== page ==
Idan Ravin Rumors
Ravin doesn’t hold back when telling of his dealings with Smith. But Ravin ultimately does defend the streaky Knicks shooting guard as a ferocious worker when in the gym. Ravin told The Post regarding last season’s shoe-lace-untying caper: “If it was an NBA superstar, people would’ve just said how much he has everything in perspective because of his sense of humor.’’
Ravin said critics want to paint Anthony a “diva,” calling him selfish because of his scoring prowess. “You can be selfish and pass the ball a lot,’’ Ravin said. “Passers can be stat-stuffers, too. “I’ve tried to make the complicated simple for him.”
As much influence as Anthony’s CAA agents, Leon Rose and William Wesley, have on the Knicks star, so does Ravin. “[Anthony is] thoughtful, considerate, generous, compassionate, authentic, purposeful, a great father with a great wife,’’ Ravin told The Post. “Everybody wants to be dismissive of that because we don’t associate it with superstars.’’
Working behind the scenes, trainer Idan Ravin has been an integral part of the lives of three key Knicks. He also is the unlikeliest of basketball gurus — son of Israeli parents. Hebrew is his first language despite a suburban Maryland upbringing. Ravin, who has a law degree, worked reluctantly as an attorney before ditching that career to train NBA players. His offbeat basketball resume — coming out of a Jewish high school league in Maryland and being the last walk-on cut by the University of Maryland — led him to write a book released three weeks ago, “The Hoops Whisperer: On the Court and Inside the Head of Basketball’s Best Players.’’
Some coaches look askance at Ravin because of his relationship with players over whom they feel a sense of ownership. “There’s always a level of distrust. [Coaches want to know] ‘who is that’ and ‘what’s he doing.’ That’s the nature of professional sports,” Ravin says. “I never concern myself with that. My only focus is to make these players better. I’m not trying to substitute for something; I’m just trying to complement whatever exists.”
He adjusts each workout to the player’s mood: “I don’t have a manual to give you. It’s day-to-day. It’s a conversation. It’s a message. It’s a text message. It’s a voice of encouragement, a pat on the back. It’s not like I’m giving them a pill.” Consider Ravin’s willingness to overlook J.R. Smith’s persistent lateness. “I believe in him so much, what I felt for him was more frustration [than anger],” he comments. “I wanted [success] so much for him. He’s an amazing human. I will never abandon him. I’ll be there for him. He’s a work in progress, like we all are.”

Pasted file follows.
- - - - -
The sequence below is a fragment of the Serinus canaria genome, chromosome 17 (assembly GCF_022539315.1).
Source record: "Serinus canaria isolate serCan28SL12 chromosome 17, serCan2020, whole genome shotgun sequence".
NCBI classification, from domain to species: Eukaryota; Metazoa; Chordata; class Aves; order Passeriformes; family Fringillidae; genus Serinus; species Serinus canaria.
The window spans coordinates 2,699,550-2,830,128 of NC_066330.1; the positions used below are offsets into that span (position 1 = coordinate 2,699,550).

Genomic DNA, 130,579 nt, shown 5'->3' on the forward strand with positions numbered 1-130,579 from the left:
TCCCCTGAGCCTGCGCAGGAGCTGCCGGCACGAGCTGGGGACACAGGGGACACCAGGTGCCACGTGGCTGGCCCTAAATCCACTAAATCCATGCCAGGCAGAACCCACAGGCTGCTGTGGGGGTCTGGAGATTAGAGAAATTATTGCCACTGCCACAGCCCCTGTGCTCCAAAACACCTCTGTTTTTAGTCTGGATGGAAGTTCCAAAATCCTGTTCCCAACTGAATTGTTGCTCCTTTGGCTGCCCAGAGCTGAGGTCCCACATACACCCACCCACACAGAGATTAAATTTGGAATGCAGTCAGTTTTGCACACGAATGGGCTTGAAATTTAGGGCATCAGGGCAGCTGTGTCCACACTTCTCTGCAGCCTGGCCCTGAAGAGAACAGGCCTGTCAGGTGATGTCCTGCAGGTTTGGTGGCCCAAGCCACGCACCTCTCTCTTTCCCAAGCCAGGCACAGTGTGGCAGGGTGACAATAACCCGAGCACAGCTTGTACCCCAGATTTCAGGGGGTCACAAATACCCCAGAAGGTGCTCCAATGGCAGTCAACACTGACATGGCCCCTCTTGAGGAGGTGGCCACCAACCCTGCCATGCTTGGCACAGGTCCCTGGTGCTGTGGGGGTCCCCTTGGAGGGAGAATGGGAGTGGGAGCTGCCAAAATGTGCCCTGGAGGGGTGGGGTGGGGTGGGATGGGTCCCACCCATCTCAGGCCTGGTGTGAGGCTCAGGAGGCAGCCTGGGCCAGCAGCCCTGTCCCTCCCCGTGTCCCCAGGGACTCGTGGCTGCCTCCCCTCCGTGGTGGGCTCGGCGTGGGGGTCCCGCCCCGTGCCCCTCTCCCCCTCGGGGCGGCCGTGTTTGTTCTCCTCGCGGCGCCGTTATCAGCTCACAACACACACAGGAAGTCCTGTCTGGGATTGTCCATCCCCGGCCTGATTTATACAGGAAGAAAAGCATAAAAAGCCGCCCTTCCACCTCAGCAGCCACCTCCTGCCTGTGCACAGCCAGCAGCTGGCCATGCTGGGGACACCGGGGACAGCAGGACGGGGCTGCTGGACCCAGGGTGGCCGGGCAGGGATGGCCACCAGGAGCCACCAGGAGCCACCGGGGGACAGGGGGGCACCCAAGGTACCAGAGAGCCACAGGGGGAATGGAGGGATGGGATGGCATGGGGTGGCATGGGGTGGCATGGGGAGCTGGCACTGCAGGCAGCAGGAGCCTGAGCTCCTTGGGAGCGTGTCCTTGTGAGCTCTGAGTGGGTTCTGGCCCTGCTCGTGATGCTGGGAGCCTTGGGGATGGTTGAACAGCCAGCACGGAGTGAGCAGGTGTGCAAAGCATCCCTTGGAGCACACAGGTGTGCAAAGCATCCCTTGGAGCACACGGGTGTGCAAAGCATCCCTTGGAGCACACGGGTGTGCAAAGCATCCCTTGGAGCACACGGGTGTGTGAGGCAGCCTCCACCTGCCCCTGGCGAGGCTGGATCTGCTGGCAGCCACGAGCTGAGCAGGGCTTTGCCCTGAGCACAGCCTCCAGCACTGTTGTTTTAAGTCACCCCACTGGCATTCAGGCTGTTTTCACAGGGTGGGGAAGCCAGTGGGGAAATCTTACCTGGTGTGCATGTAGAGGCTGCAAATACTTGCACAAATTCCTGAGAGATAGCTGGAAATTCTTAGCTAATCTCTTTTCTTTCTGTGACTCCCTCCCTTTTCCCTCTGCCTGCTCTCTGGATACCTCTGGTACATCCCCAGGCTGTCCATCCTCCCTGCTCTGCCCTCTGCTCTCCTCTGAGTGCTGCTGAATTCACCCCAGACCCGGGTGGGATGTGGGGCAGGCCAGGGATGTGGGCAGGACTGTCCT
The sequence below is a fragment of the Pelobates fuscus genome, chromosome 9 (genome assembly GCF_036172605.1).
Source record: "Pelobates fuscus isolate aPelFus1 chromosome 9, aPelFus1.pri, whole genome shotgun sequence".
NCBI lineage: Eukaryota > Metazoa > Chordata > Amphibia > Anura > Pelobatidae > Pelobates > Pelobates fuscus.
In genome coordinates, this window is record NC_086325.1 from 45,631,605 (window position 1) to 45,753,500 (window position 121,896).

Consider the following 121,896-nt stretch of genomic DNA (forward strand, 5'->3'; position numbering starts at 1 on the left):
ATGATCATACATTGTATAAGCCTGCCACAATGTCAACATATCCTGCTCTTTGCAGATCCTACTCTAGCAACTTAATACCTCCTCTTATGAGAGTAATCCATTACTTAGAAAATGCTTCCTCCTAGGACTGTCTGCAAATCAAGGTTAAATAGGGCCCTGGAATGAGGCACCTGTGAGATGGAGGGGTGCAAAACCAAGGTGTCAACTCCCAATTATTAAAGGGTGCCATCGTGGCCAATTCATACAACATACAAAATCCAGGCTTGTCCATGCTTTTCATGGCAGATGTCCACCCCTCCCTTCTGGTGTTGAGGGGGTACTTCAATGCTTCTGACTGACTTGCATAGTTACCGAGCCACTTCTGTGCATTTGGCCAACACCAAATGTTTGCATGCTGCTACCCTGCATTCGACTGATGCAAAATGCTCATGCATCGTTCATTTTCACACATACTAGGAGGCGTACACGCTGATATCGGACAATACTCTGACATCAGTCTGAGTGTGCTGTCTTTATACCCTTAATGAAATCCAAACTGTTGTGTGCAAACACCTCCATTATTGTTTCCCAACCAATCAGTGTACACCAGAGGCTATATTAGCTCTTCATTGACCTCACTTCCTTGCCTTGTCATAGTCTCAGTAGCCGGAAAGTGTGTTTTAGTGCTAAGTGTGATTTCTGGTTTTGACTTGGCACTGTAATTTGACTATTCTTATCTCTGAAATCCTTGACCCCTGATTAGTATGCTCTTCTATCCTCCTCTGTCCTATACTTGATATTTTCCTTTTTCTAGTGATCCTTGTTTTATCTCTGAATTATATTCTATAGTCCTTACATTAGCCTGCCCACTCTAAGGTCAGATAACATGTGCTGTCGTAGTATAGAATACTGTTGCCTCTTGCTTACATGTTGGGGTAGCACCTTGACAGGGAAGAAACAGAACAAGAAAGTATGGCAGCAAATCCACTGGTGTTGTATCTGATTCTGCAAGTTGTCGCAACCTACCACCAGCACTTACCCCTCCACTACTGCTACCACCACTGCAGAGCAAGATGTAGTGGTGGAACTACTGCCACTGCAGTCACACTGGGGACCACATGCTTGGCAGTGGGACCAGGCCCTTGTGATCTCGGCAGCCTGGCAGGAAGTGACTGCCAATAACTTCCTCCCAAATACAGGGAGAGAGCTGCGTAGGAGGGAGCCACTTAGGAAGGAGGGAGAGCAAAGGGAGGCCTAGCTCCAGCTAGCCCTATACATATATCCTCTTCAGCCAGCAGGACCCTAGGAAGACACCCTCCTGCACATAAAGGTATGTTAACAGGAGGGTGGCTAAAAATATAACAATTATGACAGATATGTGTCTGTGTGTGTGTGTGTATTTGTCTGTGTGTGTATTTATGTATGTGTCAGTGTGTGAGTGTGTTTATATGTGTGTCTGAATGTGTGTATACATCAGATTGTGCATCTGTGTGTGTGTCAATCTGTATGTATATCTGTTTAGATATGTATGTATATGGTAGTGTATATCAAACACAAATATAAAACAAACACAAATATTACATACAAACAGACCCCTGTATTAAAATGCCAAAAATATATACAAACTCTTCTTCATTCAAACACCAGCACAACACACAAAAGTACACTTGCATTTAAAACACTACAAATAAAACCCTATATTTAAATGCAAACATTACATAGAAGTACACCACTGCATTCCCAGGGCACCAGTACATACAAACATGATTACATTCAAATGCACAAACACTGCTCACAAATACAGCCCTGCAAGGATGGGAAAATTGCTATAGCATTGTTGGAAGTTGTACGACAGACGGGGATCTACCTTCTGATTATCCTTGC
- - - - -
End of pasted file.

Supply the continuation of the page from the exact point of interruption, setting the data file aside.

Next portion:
In the end, the Knicks give Anthony everything he wants, including the recent hiring of his personal trainer, Idan Ravin. There is a complete disconnect between Ravin and the Knicks’ coaching staff, who have little use for him, sources said.
This offseason, Anthony has been in Los Angeles working out with his longtime trainer, Idan Ravin, performing basketball, beach and weight workouts. Melo called it a “great summer” as he prepares for the season. “[Idan and I] are always trying to figure out what’s that next move or how we’re going to push this year. And I think we did a great job of just coming up with something and just running with it,” Melo said. “Just certain dieting things, just taking chances with different styles of training — not just doing stuff on the basketball court or in the weight room. I’m trying to just push the limit.”
“Among the many things that make him great is his willingness to evolve,” Ravin said. “We constantly look for ways to add new wrinkles to his game. Defenses and defenders become more sophisticated each year, so we always look for ways to counter this. He has been consistent and methodical with his training, as well as meticulous with his diet, avoiding the processed and refined sugars.”
There is no blueprint for Ravin’s sessions. He says he decides when he meets with a player whether the player is in the mood to work out intensely or whether it should be a shorter session. Some workouts are group sessions with several basketball players, and others are just him and a single player. Ravin’s approach is to always stay cool and never raise his voice. Each of Ravin’s drills — like one aimed at improving peripheral vision, in which he stands to a dribbling player’s side and holds up numbers for him to call out — are designed to make the difficult routine. Ravin compared the drills to a student trying to take an SAT in half an hour.
Ravin is from Maryland and may be the most unlikely of the bunch. He is a former lawyer who carries no business cards and did not play basketball past high school. He does not recruit; instead he waits for players to ask for him after hearing about him by word of mouth. “If you’re in the business of trying to sell, you’re in the business of trying to convince,” Ravin said.
Around the N.B.A., the 39-year-old Ravin is called the Hoops Whisperer because of his ability to connect with players — many of whom are stars — with methods that are a little different. These days, two of his prominent clients are Anthony and Amar’e Stoudemire. Together, as Knicks teammates, they are engaged in an uphill battle against Boston in the first round of the N.B.A. playoffs — Stoudemire, who had back trouble in Game 2, is hoping to play on Friday — and they can only hope that whatever Ravin has done will help. N.B.A. players often employ personal trainers to enhance aspects of their game and maintain others. The top trainers are spread out geographically. Tim Grover, who came to prominence for his work with Michael Jordan, is based in Chicago. Rob McClanaghan spends summers in Los Angeles working with Derrick Rose, Russell Westbrook and others.